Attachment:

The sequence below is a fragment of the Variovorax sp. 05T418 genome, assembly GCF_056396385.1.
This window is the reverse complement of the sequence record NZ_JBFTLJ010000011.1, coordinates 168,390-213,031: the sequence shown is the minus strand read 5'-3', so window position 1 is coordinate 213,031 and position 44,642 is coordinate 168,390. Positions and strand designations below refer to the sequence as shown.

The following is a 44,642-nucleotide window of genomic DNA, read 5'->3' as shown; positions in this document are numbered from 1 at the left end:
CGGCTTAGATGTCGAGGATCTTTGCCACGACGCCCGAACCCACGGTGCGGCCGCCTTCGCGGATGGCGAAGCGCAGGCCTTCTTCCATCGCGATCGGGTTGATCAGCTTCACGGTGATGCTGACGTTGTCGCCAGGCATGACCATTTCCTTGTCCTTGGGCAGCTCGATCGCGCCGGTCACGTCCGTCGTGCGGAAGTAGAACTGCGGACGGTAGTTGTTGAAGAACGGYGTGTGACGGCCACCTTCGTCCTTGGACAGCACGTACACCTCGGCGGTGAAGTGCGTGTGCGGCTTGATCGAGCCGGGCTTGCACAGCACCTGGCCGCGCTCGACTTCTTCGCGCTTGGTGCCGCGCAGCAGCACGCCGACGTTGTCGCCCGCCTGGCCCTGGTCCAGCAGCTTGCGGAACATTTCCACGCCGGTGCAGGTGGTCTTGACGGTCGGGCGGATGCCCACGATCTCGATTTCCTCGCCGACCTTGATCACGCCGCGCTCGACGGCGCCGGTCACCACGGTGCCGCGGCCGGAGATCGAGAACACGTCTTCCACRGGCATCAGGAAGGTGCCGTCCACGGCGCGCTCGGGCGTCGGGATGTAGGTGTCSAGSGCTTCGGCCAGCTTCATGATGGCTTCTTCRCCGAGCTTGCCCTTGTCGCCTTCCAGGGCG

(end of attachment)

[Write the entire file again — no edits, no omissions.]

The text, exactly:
The sequence below is a fragment of the Variovorax sp. 05T418 genome, assembly GCF_056396385.1.
This window is the reverse complement of the sequence record NZ_JBFTLJ010000011.1, coordinates 168,390-213,031: the sequence shown is the minus strand read 5'-3', so window position 1 is coordinate 213,031 and position 44,642 is coordinate 168,390. Positions and strand designations below refer to the sequence as shown.

The following is a 44,642-nucleotide window of genomic DNA, read 5'->3' as shown; positions in this document are numbered from 1 at the left end:
CGGCTTAGATGTCGAGGATCTTTGCCACGACGCCCGAACCCACGGTGCGGCCGCCTTCGCGGATGGCGAAGCGCAGGCCTTCTTCCATCGCGATCGGGTTGATCAGCTTCACGGTGATGCTGACGTTGTCGCCAGGCATGACCATTTCCTTGTCCTTGGGCAGCTCGATCGCGCCGGTCACGTCCGTCGTGCGGAAGTAGAACTGCGGACGGTAGTTGTTGAAGAACGGYGTGTGACGGCCACCTTCGTCCTTGGACAGCACGTACACCTCGGCGGTGAAGTGCGTGTGCGGCTTGATCGAGCCGGGCTTGCACAGCACCTGGCCGCGCTCGACTTCTTCGCGCTTGGTGCCGCGCAGCAGCACGCCGACGTTGTCGCCCGCCTGGCCCTGGTCCAGCAGCTTGCGGAACATTTCCACGCCGGTGCAGGTGGTCTTGACGGTCGGGCGGATGCCCACGATCTCGATTTCCTCGCCGACCTTGATCACGCCGCGCTCGACGGCGCCGGTCACCACGGTGCCGCGGCCGGAGATCGAGAACACGTCTTCCACRGGCATCAGGAAGGTGCCGTCCACGGCGCGCTCGGGCGTCGGGATGTAGGTGTCSAGSGCTTCGGCCAGCTTCATGATGGCTTCTTCRCCGAGCTTGCCCTTGTCGCCTTCCAGGGCG